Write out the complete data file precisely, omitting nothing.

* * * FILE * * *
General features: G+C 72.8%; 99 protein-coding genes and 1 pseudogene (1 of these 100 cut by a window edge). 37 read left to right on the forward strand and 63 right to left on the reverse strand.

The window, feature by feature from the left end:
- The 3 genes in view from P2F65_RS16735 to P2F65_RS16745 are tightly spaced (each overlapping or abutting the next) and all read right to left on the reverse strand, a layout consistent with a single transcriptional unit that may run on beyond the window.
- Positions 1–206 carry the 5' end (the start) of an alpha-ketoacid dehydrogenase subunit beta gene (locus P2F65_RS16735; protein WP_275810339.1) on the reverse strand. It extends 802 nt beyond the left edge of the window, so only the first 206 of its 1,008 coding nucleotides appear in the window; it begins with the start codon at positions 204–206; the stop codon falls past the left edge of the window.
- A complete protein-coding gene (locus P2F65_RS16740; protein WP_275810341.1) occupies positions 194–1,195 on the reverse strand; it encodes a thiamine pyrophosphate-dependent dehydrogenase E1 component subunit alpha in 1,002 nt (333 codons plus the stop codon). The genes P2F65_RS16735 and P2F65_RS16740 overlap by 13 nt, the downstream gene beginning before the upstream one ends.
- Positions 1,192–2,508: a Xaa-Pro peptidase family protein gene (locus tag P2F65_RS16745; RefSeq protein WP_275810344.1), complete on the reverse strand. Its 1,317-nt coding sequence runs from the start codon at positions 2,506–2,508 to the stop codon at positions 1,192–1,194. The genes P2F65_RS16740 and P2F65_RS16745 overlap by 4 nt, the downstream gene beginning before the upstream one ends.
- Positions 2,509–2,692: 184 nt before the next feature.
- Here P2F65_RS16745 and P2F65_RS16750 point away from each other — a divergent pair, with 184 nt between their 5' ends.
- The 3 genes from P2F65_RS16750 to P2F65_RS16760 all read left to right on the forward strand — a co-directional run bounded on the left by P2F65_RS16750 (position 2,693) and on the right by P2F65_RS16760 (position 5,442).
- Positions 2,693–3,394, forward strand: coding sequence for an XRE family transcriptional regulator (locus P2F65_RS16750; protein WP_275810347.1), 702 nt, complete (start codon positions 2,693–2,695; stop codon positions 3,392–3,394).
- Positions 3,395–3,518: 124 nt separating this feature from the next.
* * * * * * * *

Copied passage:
General features: G+C 72.8%; 99 protein-coding genes and 1 pseudogene (1 of these 100 cut by a window edge). 37 read left to right on the forward strand and 63 right to left on the reverse strand.

The window, feature by feature from the left end:
- The 3 genes in view from P2F65_RS16735 to P2F65_RS16745 are tightly spaced (each overlapping or abutting the next) and all read right to left on the reverse strand, a layout consistent with a single transcriptional unit that may run on beyond the window.
- Positions 1–206 carry the 5' end (the start) of an alpha-ketoacid dehydrogenase subunit beta gene (locus P2F65_RS16735; protein WP_275810339.1) on the reverse strand. It extends 802 nt beyond the left edge of the window, so only the first 206 of its 1,008 coding nucleotides appear in the window; it begins with the start codon at positions 204–206; the stop codon falls past the left edge of the window.
- A complete protein-coding gene (locus P2F65_RS16740; protein WP_275810341.1) occupies positions 194–1,195 on the reverse strand; it encodes a thiamine pyrophosphate-dependent dehydrogenase E1 component subunit alpha in 1,002 nt (333 codons plus the stop codon). The genes P2F65_RS16735 and P2F65_RS16740 overlap by 13 nt, the downstream gene beginning before the upstream one ends.
- Positions 1,192–2,508: a Xaa-Pro peptidase family protein gene (locus tag P2F65_RS16745; RefSeq protein WP_275810344.1), complete on the reverse strand. Its 1,317-nt coding sequence runs from the start codon at positions 2,506–2,508 to the stop codon at positions 1,192–1,194. The genes P2F65_RS16740 and P2F65_RS16745 overlap by 4 nt, the downstream gene beginning before the upstream one ends.
- Positions 2,509–2,692: 184 nt before the next feature.
- Here P2F65_RS16745 and P2F65_RS16750 point away from each other — a divergent pair, with 184 nt between their 5' ends.
- The 3 genes from P2F65_RS16750 to P2F65_RS16760 all read left to right on the forward strand — a co-directional run bounded on the left by P2F65_RS16750 (position 2,693) and on the right by P2F65_RS16760 (position 5,442).
- Positions 2,693–3,394, forward strand: coding sequence for an XRE family transcriptional regulator (locus P2F65_RS16750; protein WP_275810347.1), 702 nt, complete (start codon positions 2,693–2,695; stop codon positions 3,392–3,394).
- Positions 3,395–3,518: 124 nt separating this feature from the next.